Researchers at Ohio State University compared 1,773 sibling pairs, one of whom had been breast-fed and one bottle-fed, on 11 measures of health and intellectual competency. The children ranged in age from 4 to 14 years.
The researchers recorded various health and behavioral outcomes in the sibling pairs, including body mass index, obesity, asthma, hyperactivity, reading comprehension, math ability and memory-based intelligence. The study, published online in Social Science & Medicine, found no statistically significant differences between the breast-fed and bottle-fed siblings on any of these measures.
By studying "discordant" siblings — one of whom had been breast-fed and the other not — the authors sought to minimize the possibility that racial, socioeconomic, educational or other differences between families could affect the results. Many earlier studies on breast-feeding failed to control for such factors, they say.
Campaigns to increase the rate of breast-feeding have been highly successful in recent years. According to the Centers for Disease Control and Prevention, about three-quarters of American mothers now breast-feed, compared with less than two-thirds in 2000, and about 49 percent are still breast-feeding at six months, compared with 34 percent in 2000.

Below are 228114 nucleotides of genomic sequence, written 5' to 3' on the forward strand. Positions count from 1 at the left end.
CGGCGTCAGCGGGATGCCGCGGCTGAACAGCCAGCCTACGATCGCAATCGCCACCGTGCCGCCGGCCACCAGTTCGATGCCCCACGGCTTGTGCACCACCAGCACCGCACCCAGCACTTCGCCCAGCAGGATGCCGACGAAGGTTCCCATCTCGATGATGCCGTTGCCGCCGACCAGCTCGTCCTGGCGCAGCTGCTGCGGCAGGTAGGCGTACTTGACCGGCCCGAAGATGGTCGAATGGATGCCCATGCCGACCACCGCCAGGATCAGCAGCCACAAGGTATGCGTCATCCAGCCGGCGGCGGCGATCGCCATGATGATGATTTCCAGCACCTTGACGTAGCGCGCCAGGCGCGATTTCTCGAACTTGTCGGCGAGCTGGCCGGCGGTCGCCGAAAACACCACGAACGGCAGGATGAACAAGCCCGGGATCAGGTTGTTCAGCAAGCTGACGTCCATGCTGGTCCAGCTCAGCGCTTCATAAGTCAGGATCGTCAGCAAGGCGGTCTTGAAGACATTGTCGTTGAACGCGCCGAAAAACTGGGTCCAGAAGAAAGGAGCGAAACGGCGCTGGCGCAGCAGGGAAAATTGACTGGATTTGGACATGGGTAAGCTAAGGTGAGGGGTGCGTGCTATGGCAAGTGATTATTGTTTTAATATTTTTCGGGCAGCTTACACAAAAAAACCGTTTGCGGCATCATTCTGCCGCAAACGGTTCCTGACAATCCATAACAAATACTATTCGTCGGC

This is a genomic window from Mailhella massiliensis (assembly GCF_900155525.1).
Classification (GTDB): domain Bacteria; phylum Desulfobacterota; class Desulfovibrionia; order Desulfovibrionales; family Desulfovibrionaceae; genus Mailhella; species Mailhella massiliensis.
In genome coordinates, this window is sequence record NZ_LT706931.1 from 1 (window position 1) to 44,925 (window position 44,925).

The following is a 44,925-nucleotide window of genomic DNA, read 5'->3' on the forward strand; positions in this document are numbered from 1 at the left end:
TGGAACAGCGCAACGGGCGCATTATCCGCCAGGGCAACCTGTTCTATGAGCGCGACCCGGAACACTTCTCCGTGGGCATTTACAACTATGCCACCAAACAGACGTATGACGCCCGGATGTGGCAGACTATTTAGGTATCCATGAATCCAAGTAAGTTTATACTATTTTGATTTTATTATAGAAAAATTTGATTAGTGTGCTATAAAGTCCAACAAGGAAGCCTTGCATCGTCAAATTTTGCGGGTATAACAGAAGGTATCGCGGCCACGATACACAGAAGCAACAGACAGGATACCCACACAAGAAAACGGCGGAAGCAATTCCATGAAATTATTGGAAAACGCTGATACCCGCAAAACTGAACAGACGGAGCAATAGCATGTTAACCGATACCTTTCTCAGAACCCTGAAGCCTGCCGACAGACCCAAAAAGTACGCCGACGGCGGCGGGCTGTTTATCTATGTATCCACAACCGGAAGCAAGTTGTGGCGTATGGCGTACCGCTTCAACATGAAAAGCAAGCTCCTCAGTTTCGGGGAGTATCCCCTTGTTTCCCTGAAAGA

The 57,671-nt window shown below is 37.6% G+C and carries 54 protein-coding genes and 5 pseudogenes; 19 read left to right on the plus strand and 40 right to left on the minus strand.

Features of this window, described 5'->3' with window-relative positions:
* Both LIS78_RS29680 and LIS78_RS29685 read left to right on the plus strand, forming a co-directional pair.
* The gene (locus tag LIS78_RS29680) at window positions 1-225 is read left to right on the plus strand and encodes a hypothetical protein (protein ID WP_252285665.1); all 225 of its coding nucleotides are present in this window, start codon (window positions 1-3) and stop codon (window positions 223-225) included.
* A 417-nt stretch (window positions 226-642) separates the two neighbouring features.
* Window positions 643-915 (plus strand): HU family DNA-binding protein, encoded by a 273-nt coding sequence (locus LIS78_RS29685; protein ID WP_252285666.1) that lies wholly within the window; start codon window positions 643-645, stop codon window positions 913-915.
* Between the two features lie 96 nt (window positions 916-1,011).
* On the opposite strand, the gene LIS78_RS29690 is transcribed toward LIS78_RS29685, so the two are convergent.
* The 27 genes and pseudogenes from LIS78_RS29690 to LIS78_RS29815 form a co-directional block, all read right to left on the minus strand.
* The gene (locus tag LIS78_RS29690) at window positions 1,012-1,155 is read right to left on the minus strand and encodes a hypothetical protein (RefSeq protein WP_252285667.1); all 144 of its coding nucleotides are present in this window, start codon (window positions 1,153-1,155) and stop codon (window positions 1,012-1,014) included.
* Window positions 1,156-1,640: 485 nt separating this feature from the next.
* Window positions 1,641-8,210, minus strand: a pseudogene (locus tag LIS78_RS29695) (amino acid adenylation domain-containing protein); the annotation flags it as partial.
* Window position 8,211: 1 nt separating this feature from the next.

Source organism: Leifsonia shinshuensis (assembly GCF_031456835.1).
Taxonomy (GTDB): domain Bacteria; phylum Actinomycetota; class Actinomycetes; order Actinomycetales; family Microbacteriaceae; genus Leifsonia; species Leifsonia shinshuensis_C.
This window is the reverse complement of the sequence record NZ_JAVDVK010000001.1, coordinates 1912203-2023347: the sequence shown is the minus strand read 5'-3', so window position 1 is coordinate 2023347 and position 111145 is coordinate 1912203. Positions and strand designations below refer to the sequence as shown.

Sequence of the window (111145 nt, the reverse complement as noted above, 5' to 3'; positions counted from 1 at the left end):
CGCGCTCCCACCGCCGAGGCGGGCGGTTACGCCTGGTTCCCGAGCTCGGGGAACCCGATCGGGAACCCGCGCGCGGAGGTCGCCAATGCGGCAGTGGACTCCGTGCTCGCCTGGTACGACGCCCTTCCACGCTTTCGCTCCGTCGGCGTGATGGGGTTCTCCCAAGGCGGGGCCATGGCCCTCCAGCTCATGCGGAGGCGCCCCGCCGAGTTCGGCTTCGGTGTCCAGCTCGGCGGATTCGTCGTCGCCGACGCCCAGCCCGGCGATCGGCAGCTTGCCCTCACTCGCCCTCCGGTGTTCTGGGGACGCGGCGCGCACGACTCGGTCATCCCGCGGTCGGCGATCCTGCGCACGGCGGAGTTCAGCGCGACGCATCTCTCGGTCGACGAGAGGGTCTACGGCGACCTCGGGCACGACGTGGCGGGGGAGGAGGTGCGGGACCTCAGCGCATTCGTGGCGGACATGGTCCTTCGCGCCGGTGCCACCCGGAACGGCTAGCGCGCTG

Yet despite this increase, researchers have consistently found large socioeconomic and racial disparities in breast-feeding rates. A C.D.C. survey in 2008 found that 75 percent of white infants and 59 percent of black infants were ever breast-fed, and in 2013, the agency reported that 47 percent of white babies but only 30 percent of black babies were still being breast-fed at 6 months. Compared with bottle-fed infants, breast-fed babies are more likely to be born into families with higher incomes, have parents with higher educational attainments, and live in safer neighborhoods with easier access to health care services.
Still, sibling studies such as this latest one do not solve all the problems of bias. "We were not able to control for everything that could affect what would make a mom breast-feed one child and not the other," said the lead author, Cynthia G. Colen, an assistant professor of sociology at Ohio State. "But we did control for premature birth, birth order, the age of the mother, and whether she was working when she had one infant and not when she had the other."
Geoff Der, a statistician at the University of Glasgow who has worked with the same data in previous studies, said that the findings in the present study were robust and the authors' method for eliminating selection bias was powerful. He had reassuring words for women who do not or cannot breast-feed.
"In a society with a clean water supply and modern formulas," he said, "a woman who isn't able to breast-feed shouldn't be feeling guilty, and the likelihood that there's any harm to the baby is pretty slim."
Image: Baby having a bottle, via Shutterstock